Yakubu Gowon

General Yakubu "Jack" Gowon (born 19 October 1934) is a Nigerian political and military leader who served as the head of state of Nigeria from 1966 to 1975.


Yakubu Gowon
Yakubu Gowon (cropped).jpg
3rd Head of State of Nigeria
In office
1 August 1966 – 29 July 1975
Preceded byJohnson Aguiyi-Ironsi
Succeeded byMurtala Mohammed
Chief of Army Staff
In office
January 1966 – July 1966
Preceded byJohnson Aguiyi-Ironsi
Succeeded byJoseph Akahan
Personal details
Born (1934-10-19) 19 October 1934 (age 85)
Kanke, Northern Region, British Nigeria
(now Kanke, Nigeria)
NationalityNigerian
Spouse(s)Victoria Gowon
Alma materRoyal Military Academy Sandhurst
Staff College, Camberley
Joint Staff College, Latimer
University of Warwick
Military service
Nickname(s)Jack
Allegiance Nigeria
Branch/service Nigerian Army
Years of service1954–1975
RankGeneral
Battles/warsCongo Crisis
Nigerian Civil War

He ruled during the deadly Nigerian Civil War, which resulted in the death of 3 million people, most which were civilians. He took power after the 1966 Nigerian counter-coup and was overthrown in the 1975 Nigerian coup d'état.[1]

Early lifeEdit

Gowon is an Ngas (Angas) from Lur, a small village in the present Kanke Local Government Area of Plateau State. His parents, Nde Yohanna and Matwok Kurnyang, left for Wusasa, Zaria as Church Missionary Society (CMS) missionaries in the early days of Gowon's life. His father took pride in the fact that he married the same day as the future Queen Mother Elizabeth married the future King George VI.[2] Gowon was the fifth of eleven children. He grew up in Zaria and had his early life and education there. At school Gowon proved to be a very good athlete: he was the school football goalkeeper, pole vaulter, and long distance runner. He broke the school mile record in his first year. He was also the boxing captain.[3]

Military careerEdit

Gowon joined the Nigerian Army in 1954, and received his commission as a second lieutenant on 19 October 1955, his 21st birthday.[4]

He has trained in the prestigious Royal Military Academy Sandhurst, UK (1955–56), Staff College, Camberley, UK (1962) as well as the Joint Staff College, Latimer, 1965. He saw action in the Congo (Zaire) as part of the United Nations Peacekeeping Force, both in 1960–61 and in 1963. He advanced to battalion commander rank by 1966, at which time he was still a lieutenant colonel.[5]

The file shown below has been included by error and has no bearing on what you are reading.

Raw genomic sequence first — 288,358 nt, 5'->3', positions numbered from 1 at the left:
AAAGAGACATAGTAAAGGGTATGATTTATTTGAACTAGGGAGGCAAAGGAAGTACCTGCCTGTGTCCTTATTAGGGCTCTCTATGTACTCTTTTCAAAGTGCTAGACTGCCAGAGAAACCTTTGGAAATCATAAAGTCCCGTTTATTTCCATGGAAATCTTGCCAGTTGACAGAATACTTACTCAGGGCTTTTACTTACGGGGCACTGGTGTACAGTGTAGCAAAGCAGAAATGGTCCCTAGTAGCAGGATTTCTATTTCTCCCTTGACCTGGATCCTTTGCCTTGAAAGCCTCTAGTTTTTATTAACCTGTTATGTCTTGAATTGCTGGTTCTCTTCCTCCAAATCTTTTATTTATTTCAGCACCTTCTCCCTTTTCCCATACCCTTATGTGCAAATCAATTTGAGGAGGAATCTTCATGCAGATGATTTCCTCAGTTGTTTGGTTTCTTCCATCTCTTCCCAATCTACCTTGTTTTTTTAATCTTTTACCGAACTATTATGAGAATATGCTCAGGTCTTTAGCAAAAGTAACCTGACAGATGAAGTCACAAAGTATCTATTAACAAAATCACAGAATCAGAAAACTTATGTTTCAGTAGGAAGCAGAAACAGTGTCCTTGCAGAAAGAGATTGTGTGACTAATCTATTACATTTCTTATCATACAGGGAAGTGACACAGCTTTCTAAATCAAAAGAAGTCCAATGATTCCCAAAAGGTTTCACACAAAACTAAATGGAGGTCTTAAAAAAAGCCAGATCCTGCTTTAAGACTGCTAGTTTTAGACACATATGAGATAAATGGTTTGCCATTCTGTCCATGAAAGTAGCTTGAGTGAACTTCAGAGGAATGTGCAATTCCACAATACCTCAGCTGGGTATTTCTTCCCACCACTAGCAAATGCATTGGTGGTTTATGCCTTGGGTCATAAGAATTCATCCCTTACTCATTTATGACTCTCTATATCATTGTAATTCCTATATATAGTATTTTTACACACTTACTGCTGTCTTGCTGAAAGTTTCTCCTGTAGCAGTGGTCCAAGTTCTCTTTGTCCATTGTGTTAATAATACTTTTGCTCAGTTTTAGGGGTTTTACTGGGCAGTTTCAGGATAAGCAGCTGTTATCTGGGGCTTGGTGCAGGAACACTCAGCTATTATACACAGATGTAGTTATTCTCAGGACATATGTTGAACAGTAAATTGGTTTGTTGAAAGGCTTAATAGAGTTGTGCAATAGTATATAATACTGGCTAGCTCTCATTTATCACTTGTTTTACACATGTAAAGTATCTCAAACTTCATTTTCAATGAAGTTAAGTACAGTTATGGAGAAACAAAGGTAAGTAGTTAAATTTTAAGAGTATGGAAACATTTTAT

Rise to powerEdit

1966 Nigerian coup d'étatEdit

Further information: 1966 Nigerian coup d'état

In January 1966, he became Nigeria's youngest military chief of staff at the age of 31, because a military coup d'état by a group of junior officers under Major Chukwuma Kaduna Nzeogwu led to the overthrow of Nigeria's civilian government.[6] In the course of this coup, mostly northern and western leaders were killed, including Sir Abubakar Tafawa Balewa, Nigeria's Prime Minister; Sir Ahmadu Bello, Sardauna of Sokoto and Premier of the Northern Region; and Samuel Akintola, Premier of the Western Region, Lt Col Arthur Unegbe and so many more. The then Lieutenant Colonel Gowon returned from his course at the Joint Staff College, Latimer UK two days before the coup – a late arrival that possibly exempted him from the coupist hit list.[7] Success in twentieth century world affairs since 1919[8] and the subsequent failure by Major General Johnson Aguiyi-Ironsi (who was the head of state following the January 1966 coup-with Gowon his Chief of Staff) to meet Northern demands for the prosecution of the coup plotters further inflamed Northern anger. There was significant support for the coup plotters from both the Eastern Region as well as the mostly left-wing "Lagos-Ibadan" press.

Then came Ironsi's Decree Number 34, which proposed the abolition of the federal system of government in favor of a unitary state, a position which had long been championed by some Southerners-especially by a major section of the Igbo-dominated NCNC. This was perhaps wrongly interpreted by Northerners as a Southern (particularly Ibo) attempt at a takeover of all levers of power in the country. The North lagged badly behind the Western and Eastern regions in terms of education (partially due to Islamic doctrine-informed resistance to western cultural and social ethos), while the mostly-Igbo Easterners were already present in the federal civil service.[citation needed]

1966 Nigerian counter coupEdit

Further information: 1966 Nigerian counter-coup

The original intention of Murtala Mohammed and his fellow coup-plotters seems to have been to engineer the secession of the Northern region from Nigeria as a whole, but they were subsequently dissuaded of their plans by several advisors, amongst which included a number of high-ranking civil servants and judges, and importantly emissaries of the British and American governments who had interests in the Nigerian polity. The young officers then decided to name Lieutenant Colonel Gowon, who apparently had not been actively involved in events until that point, as Nigerian Head of State. On ascent to power Gowon reversed Ironsi's abrogation of the federal principle.[9]

Head of State (1966–1975)Edit